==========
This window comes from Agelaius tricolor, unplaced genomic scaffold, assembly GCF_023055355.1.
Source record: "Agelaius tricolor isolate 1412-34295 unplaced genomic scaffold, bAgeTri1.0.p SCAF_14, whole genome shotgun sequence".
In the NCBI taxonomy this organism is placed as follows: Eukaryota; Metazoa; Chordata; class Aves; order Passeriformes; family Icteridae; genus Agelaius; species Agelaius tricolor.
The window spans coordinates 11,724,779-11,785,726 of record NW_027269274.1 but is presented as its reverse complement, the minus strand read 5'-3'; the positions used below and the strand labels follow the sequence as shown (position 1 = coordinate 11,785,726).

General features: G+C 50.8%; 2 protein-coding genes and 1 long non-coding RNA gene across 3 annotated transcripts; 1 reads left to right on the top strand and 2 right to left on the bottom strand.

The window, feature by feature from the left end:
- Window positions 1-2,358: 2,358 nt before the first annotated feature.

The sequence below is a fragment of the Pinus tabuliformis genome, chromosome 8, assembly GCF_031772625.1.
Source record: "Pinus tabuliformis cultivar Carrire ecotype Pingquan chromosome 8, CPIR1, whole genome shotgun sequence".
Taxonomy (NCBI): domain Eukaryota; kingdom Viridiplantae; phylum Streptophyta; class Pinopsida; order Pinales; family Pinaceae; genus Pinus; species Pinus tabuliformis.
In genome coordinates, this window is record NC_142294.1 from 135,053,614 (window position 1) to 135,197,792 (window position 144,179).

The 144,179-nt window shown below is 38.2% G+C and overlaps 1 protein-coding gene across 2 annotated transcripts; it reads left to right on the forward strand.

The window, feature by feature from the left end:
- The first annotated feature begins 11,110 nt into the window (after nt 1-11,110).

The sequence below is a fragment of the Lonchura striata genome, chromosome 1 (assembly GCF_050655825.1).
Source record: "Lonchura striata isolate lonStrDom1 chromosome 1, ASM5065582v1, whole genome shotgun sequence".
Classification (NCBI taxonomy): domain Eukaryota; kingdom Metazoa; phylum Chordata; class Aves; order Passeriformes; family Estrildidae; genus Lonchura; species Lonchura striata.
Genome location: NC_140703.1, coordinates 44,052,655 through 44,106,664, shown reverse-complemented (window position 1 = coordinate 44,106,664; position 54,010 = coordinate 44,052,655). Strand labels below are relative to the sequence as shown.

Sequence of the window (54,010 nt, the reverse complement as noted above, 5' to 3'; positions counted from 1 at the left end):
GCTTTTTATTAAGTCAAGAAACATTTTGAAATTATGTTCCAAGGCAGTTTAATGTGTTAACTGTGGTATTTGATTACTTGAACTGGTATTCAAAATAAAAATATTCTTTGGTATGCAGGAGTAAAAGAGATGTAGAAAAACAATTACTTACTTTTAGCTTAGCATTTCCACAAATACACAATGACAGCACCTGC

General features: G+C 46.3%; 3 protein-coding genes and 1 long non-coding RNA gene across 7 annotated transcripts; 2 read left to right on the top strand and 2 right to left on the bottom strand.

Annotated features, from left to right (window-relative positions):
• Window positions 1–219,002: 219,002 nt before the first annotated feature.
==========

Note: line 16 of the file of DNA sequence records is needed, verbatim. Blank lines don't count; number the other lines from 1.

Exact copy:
Source record: "Lonchura striata isolate lonStrDom1 chromosome 1, ASM5065582v1, whole genome shotgun sequence".